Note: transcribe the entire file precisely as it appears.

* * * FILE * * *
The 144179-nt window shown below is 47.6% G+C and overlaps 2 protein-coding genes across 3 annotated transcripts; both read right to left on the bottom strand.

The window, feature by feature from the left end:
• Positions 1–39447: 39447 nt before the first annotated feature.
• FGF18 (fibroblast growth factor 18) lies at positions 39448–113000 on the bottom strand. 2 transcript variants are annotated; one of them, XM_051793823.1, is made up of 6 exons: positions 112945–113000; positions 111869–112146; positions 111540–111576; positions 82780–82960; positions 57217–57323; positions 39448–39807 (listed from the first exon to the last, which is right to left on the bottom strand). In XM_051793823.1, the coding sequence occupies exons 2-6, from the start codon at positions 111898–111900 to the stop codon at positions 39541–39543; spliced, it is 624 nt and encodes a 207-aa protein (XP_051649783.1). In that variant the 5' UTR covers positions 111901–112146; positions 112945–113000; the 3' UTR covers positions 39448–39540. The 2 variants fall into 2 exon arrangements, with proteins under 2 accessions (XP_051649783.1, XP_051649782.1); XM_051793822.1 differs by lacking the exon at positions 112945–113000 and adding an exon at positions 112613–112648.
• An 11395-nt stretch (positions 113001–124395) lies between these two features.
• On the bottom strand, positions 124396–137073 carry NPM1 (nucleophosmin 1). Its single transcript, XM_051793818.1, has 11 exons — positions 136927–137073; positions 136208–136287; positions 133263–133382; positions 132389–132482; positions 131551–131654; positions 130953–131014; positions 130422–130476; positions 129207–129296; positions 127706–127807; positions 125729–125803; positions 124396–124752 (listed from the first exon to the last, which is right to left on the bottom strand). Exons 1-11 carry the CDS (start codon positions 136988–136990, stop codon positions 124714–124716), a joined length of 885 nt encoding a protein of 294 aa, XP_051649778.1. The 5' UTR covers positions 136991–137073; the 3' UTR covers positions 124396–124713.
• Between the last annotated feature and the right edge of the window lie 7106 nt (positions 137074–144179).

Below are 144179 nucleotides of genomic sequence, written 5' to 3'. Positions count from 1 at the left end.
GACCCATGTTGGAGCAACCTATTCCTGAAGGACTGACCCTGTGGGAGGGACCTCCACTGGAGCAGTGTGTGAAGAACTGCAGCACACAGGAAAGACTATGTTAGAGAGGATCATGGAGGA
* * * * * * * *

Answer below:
The 144179-nt window shown below is 47.6% G+C and overlaps 2 protein-coding genes across 3 annotated transcripts; both read right to left on the bottom strand.

The window, feature by feature from the left end:
• Positions 1–39447: 39447 nt before the first annotated feature.
• FGF18 (fibroblast growth factor 18) lies at positions 39448–113000 on the bottom strand. 2 transcript variants are annotated; one of them, XM_051793823.1, is made up of 6 exons: positions 112945–113000; positions 111869–112146; positions 111540–111576; positions 82780–82960; positions 57217–57323; positions 39448–39807 (listed from the first exon to the last, which is right to left on the bottom strand). In XM_051793823.1, the coding sequence occupies exons 2-6, from the start codon at positions 111898–111900 to the stop codon at positions 39541–39543; spliced, it is 624 nt and encodes a 207-aa protein (XP_051649783.1). In that variant the 5' UTR covers positions 111901–112146; positions 112945–113000; the 3' UTR covers positions 39448–39540. The 2 variants fall into 2 exon arrangements, with proteins under 2 accessions (XP_051649783.1, XP_051649782.1); XM_051793822.1 differs by lacking the exon at positions 112945–113000 and adding an exon at positions 112613–112648.
• An 11395-nt stretch (positions 113001–124395) lies between these two features.
• On the bottom strand, positions 124396–137073 carry NPM1 (nucleophosmin 1). Its single transcript, XM_051793818.1, has 11 exons — positions 136927–137073; positions 136208–136287; positions 133263–133382; positions 132389–132482; positions 131551–131654; positions 130953–131014; positions 130422–130476; positions 129207–129296; positions 127706–127807; positions 125729–125803; positions 124396–124752 (listed from the first exon to the last, which is right to left on the bottom strand). Exons 1-11 carry the CDS (start codon positions 136988–136990, stop codon positions 124714–124716), a joined length of 885 nt encoding a protein of 294 aa, XP_051649778.1. The 5' UTR covers positions 136991–137073; the 3' UTR covers positions 124396–124713.
• Between the last annotated feature and the right edge of the window lie 7106 nt (positions 137074–144179).

Below are 144179 nucleotides of genomic sequence, written 5' to 3'. Positions count from 1 at the left end.
GACCCATGTTGGAGCAACCTATTCCTGAAGGACTGACCCTGTGGGAGGGACCTCCACTGGAGCAGTGTGTGAAGAACTGCAGCACACAGGAAAGACTATGTTAGAGAGGATCATGGAGGA